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siljamardla
New Member

Best data model for project sales and budget with two granularities (customer and customer category)

I am trying to build a solid data model to support the budget vs sales analysis. 

 

Sales is project based, it has to be possible to slice by project. Sales facts do not store customer information, this comes only through project. Budget exists with two different granularities: all the customer categories have a budget, but also some customers have their own budget. Sum of customer budgets <= customer category budget. 

It has to be possible to slice both sales and budget by customer and customer category. 

 

The data model currently looks like this. I have drawn up all the possible relations (this would not be possible in PBI as some of them create ambiguity).

 

siljamardla_1-1659739339725.png

So, how to turn this into a perfect star schema? If perfect can't be done then what could be the preferred way to go?

Anything can be changed in this data model as long as the existing data is used.

 

Problem 1. Sales, Project and Customer are currently in snowflake, not a star schema.

I could copy the CustomerKey to Sales table. Is this a good or bad idea?

siljamardla_2-1659739410470.png

+ Project and Customer would be independent dimensions.

- It would not be obvious (without documentation) that the current business logic dictates that sales can't have customers other than the project customer. 

- There would be a redundant column in Sales table. 

+ Sales, Project and Customer would form a star schema. 

+ One less join in PBI, better performance in PBI.


Problem 2. How to slice the sales and budget both by Customer and by Customer Category?
Option 1. Make Customer and Customer Category independent dimensions (similar to Problem 1)

siljamardla_3-1659739449025.png

+ Star schema

- Not obvious that Customer Category is an attribute of Customer

Option 2. Create an extra table that somehow combines Customers and CustomerCategories, give it a Key column and calculate suitable Keys into the budget table (rephrasing, create dummy rows in to Customer table for each Classifier row so that the dummy rows could be connected to the rows in Budget table that do not have specific customer).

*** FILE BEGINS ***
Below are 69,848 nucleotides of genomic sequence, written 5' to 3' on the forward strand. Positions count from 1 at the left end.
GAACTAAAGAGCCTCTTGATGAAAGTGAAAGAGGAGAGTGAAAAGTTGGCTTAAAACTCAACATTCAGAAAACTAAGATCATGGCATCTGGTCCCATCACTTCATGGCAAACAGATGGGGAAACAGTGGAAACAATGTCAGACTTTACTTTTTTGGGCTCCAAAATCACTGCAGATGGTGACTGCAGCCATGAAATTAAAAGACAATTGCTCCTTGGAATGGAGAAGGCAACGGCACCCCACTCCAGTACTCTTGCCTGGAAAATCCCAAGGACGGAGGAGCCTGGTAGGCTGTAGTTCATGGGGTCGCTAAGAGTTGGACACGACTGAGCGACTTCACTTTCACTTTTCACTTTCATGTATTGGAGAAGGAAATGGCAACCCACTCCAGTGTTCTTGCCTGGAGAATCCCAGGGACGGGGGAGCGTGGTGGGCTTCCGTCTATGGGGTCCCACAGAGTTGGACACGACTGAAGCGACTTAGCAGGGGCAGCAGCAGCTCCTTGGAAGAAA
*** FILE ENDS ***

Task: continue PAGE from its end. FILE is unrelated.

siljamardla_4-1659739482840.png

- Messy, extra work
+ Star schema

- There will be blank customer values in vDimCustomerAndClassifier

- Customer and Classifier relation not obvious without documentation


Any other options? Any other considerations?

Code to recreate the original data model in dbdiagram.io

 

 

// Creating tables

Table vSales as SALE {
 ProjectKey int
 TransactionDate date
 ProjectRevenueEurAmt numeric
 }

Table vBudget as BUD {
 BudgetDate date
 CustomerKey int
 ClassifierCustomerKey int
 PlannedRevenueEurAmt numeric
 }

Table vDimProject as DP {
  Key int [pk]
  ProjectNumber varchar
  ProjectName varchar
  CustomerKey int
 }
 
Table vDimCustomer as DC {
  Key int [pk]
  Name varchar
  Category varchar
  Industry varchar
  ClassifierCustomerKey int
 }
 
Table vClassifierCustomer as CC {
  Key int [pk]
  Industry varchar
  Category varchar
 }
 
Table vDimDate as DD {
  Key int [pk]
  Date date
 }

// Creating references
// You can also define relaionship separately
// > many-to-one; < one-to-many; - one-to-one
Ref: SALE.ProjectKey > DP.Key  
Ref: DP.CustomerKey > DC.Key
Ref: SALE.TransactionDate > DD.Date
Ref: BUD.BudgetDate > DD.Date
Ref: BUD.CustomerKey > DC.Key
Ref: BUD.ClassifierCustomerKey > CC.Key
Ref: DC.ClassifierCustomerKey > CC.Key

 

 

Option 1

 

 

// Creating tables

Table vSales as SALE {
ProjectKey int
CustomerKey int
ClassifierCustomerKey int
TransactionDate date
ProjectRevenueEurAmt numeric
}

Table vBudget as BUD {
BudgetDate date
CustomerKey int
ClassifierCustomerKey int
PlannedRevenueEurAmt numeric
}

Table vDimProject as DP {
Key int [pk]
ProjectNumber varchar
ProjectName varchar
CustomerKey int
}

Table vDimCustomer as DC {
Key int [pk]
Name varchar
Category varchar
Industry varchar
ClassifierCustomerKey int
}

Table vClassifierCustomer as CC {
Key int [pk]
Industry varchar
Category varchar
}

Table vDimDate as DD {
Key int [pk]
Date date
}

// Creating references
// You can also define relaionship separately
// > many-to-one; < one-to-many; - one-to-one
Ref: SALE.ProjectKey > DP.Key
Ref: SALE.CustomerKey > DC.Key
Ref: SALE.TransactionDate > DD.Date
Ref: BUD.BudgetDate > DD.Date
Ref: BUD.CustomerKey > DC.Key
Ref: BUD.ClassifierCustomerKey > CC.Key
Ref: SALE.ClassifierCustomerKey > CC.Key

 

 

Option 2

 

 

Table vSales as SALE {
ProjectKey int
CustomerAndClassifierKey int
TransactionDate date
ProjectRevenueEurAmt numeric
}

Table vBudget as BUD {
BudgetDate date
CustomerAndClassifierKey int
PlannedRevenueEurAmt numeric
}

Table vDimProject as DP {
Key int [pk]
ProjectNumber varchar
ProjectName varchar
CustomerKey int
}

Table vDimCustomerAndClassifier as CAC {
Key int [pk]
Name varchar
Category varchar
Industry varchar
CustomerAndClassifierKey int
}

Table vDimDate as DD {
Key int [pk]
Date date
}

// Creating references
// You can also define relaionship separately
// > many-to-one; < one-to-many; - one-to-one
Ref: SALE.ProjectKey > DP.Key
Ref: SALE.CustomerAndClassifierKey > CAC.Key
Ref: SALE.TransactionDate > DD.Date
Ref: BUD.BudgetDate > DD.Date
Ref: BUD.CustomerAndClassifierKey > CAC.Key

 

 

3 REPLIES 3
lbendlin
Super User
Super User

I would go with your very first version and deal with the ambiguities via inactive relationships and USERELATIONSHIP

And what would be the reasoning?

It's the closest you can get to a snowflake schema, and it seems to match your business process best.

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